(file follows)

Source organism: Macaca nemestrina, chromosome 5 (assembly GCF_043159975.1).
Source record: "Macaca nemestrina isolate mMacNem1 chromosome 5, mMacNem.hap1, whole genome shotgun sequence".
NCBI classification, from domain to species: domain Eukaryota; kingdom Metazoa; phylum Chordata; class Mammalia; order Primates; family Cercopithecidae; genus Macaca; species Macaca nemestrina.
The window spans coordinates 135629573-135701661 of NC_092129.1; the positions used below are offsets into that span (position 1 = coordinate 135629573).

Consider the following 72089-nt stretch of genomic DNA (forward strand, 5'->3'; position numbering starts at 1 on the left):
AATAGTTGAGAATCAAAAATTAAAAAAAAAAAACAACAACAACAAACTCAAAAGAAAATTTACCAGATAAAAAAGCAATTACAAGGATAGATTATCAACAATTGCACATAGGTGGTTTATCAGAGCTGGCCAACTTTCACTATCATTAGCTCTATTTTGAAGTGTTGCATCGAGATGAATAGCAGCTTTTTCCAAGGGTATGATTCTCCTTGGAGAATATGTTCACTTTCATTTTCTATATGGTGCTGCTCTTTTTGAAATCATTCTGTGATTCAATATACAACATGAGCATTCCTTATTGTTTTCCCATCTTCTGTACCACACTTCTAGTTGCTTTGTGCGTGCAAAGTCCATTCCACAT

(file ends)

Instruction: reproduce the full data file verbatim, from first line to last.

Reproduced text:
Source organism: Macaca nemestrina, chromosome 5 (assembly GCF_043159975.1).
Source record: "Macaca nemestrina isolate mMacNem1 chromosome 5, mMacNem.hap1, whole genome shotgun sequence".
NCBI classification, from domain to species: domain Eukaryota; kingdom Metazoa; phylum Chordata; class Mammalia; order Primates; family Cercopithecidae; genus Macaca; species Macaca nemestrina.
The window spans coordinates 135629573-135701661 of NC_092129.1; the positions used below are offsets into that span (position 1 = coordinate 135629573).

Consider the following 72089-nt stretch of genomic DNA (forward strand, 5'->3'; position numbering starts at 1 on the left):
AATAGTTGAGAATCAAAAATTAAAAAAAAAAAACAACAACAACAAACTCAAAAGAAAATTTACCAGATAAAAAAGCAATTACAAGGATAGATTATCAACAATTGCACATAGGTGGTTTATCAGAGCTGGCCAACTTTCACTATCATTAGCTCTATTTTGAAGTGTTGCATCGAGATGAATAGCAGCTTTTTCCAAGGGTATGATTCTCCTTGGAGAATATGTTCACTTTCATTTTCTATATGGTGCTGCTCTTTTTGAAATCATTCTGTGATTCAATATACAACATGAGCATTCCTTATTGTTTTCCCATCTTCTGTACCACACTTCTAGTTGCTTTGTGCGTGCAAAGTCCATTCCACAT